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In my statement of purpose I talked about the papers that I worked on and two of those papers are currently under review.

Is it acceptable to submit such papers as part of my application? And are there any concerns on the intellectual property of the work (since it is yet to be accepted)?

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    So long as it's documented that it's your work and thus your intellectual property, you shouldn't risk any theft of such so long as you haven't signed anything waiving your rights. [Note i'm not a lawyer] – CKM Nov 28 '15 at 18:50
  • Your turn is formally acceptable, since attaching manuscripts to the application is not a publication. I would put the unaccepted manuscripts on the onine preprint archive and give a reference speaking about rights. – phys_chem_prof Nov 28 '15 at 21:09
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Is it acceptable to submit such papers as part of my application?

Yes, you inform people about your work in progress. I do suggest to add the submission date for the two papers, and if a first review has been performed, its date too.

And are there any concerns on the intellectual property of the work (since it is yet to be accepted)

I would say yes, if you plan to patent some of the ideas, but it might be too late if you have submitted it already.

And yes in general too. I have seen at a conference C2003 two posters side-by-side, on very similar topics, by researchers from country A, and country B. As I new the researcher from country B, s/he told me that s/he submitted to C2002, which took place in country A. His/her paper was rejected, and s/he suspected his/her idea was used by country A reviewers. No proof though. To maintain your legacy, you can put the paper on a free paper archive, like arxiv. Depending on the precisions you give in your applications, this risk is more or less likely. Do not believe in unknown people honesty.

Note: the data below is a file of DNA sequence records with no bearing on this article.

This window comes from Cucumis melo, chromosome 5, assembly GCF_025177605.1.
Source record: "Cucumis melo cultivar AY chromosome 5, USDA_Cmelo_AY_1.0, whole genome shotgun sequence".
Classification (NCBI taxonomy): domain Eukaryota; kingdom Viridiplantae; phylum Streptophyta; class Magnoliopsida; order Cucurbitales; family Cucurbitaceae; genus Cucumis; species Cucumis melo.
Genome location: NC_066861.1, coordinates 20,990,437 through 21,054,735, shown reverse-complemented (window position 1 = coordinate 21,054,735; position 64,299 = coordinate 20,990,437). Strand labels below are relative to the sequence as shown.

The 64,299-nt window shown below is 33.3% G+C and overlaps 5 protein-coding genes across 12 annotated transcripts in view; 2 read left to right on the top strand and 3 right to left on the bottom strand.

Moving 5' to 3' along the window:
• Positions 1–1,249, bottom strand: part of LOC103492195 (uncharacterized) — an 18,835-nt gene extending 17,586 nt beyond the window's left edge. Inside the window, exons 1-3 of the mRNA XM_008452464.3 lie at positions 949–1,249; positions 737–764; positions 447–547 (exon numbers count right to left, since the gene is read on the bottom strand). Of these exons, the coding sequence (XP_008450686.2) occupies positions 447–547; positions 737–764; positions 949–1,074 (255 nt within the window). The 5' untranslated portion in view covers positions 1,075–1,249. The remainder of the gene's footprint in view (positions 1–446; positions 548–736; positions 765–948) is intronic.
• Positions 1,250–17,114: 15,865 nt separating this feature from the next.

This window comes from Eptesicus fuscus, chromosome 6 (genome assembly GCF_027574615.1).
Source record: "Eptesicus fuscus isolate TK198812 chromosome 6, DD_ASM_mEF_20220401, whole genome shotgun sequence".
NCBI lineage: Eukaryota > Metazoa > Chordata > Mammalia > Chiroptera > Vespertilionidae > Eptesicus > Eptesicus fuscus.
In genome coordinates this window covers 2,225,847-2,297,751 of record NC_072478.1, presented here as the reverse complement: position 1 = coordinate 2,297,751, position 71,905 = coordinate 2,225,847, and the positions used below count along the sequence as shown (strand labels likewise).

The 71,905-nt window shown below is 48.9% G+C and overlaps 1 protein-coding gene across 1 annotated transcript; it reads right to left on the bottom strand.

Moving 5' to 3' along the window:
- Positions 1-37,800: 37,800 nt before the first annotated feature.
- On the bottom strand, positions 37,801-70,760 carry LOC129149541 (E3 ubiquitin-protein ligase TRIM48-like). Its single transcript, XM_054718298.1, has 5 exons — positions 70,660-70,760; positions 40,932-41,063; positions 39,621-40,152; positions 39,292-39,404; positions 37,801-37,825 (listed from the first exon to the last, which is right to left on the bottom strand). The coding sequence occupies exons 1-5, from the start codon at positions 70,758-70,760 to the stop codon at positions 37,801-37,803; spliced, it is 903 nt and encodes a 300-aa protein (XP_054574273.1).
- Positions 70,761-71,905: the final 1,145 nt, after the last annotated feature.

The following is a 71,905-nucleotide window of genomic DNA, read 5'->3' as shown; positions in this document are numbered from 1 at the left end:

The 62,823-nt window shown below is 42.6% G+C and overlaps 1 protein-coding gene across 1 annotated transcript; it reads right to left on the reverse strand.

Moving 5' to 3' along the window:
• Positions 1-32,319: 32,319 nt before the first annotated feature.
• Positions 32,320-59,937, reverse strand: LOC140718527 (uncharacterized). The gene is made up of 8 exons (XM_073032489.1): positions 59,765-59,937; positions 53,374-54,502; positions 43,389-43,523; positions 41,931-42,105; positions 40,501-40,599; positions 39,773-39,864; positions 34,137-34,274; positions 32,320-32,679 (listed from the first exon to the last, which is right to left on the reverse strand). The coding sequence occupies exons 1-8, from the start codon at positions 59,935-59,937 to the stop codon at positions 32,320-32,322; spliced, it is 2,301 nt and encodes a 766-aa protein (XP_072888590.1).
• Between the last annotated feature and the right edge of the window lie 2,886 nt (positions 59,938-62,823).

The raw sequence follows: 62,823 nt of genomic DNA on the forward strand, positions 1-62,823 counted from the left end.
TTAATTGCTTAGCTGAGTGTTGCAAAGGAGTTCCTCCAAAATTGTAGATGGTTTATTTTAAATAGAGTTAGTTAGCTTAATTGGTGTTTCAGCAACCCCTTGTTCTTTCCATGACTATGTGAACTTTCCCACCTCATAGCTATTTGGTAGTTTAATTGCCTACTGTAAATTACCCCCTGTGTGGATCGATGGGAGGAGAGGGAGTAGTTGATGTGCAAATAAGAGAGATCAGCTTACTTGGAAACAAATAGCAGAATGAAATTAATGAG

• Thank you for your answer @Laurent. What about an ongoing research which is not even drafted but will be submitted somewhere in next few months? Should we include it? – Kasra Manshaei Dec 4 '15 at 23:26
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    That is well-knownn stuff: If I write "Paper in preparation", everybody in the field knows it is only a very vague idea :). I would put that under a chapter "Active research", on purpose, to foster questions from the interviewer. Because, of course, you know Richard Hamming’s three questions for new hires at Bell Labs: 1- What are you working on? 2- What’s the most important open problem in your area? 3- Why aren’t they the same? – Laurent Duval Dec 4 '15 at 23:35
  • Thank you @Laurent! I will go for an Active Research section :) – Kasra Manshaei Dec 5 '15 at 0:09
  • Good luck with your applications then! – Laurent Duval Dec 5 '15 at 7:08
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This is probably journal and field dependent.

On the legal side, things are relatively easy: if you had to sign a copyright agreement to submit (uncommon, but an existing practice) then read it and see what kind of communication is forbidden. Usually, you would only ensure beforehand some transfer of intellectual property after acceptance, but I cannot pretend to know every journal's agreement. In particular, I suspect that fashion magazines such as Nature and Science may ask for no disclosure to ensure better buzz if a special press release is planned.

You can also reread the instruction to author, see if there is anything about your situation. Even if you did not sign anything at the point of submission, there usually is an implied agreement in the act of submission, but most usually only ensuring you do not submit to another venue at the same time.

Joining a manuscript to a non-pbulic application would certainly not qualify as a submission or publication in any way (but in certain field, if the application is public or may be made public, you should probably apply the same rules applicable to deposit of manuscript in a web page).

Last, joining unpublished work to an application may be frown upon by some in your field. I have met this attitude once, in French didactic of math, but it is completely acceptable in math (and as far as I know in physics and computer science) to join manuscript along an application. In fact, we are numerous to put all our manuscripts on our web page and on the arXiv, and then simply provide links or references in the application. To know where your field stands, you should ask a senior academic in the field, or at the very least precise your field and hope someone knowledgeable shows up here with official guidelines.

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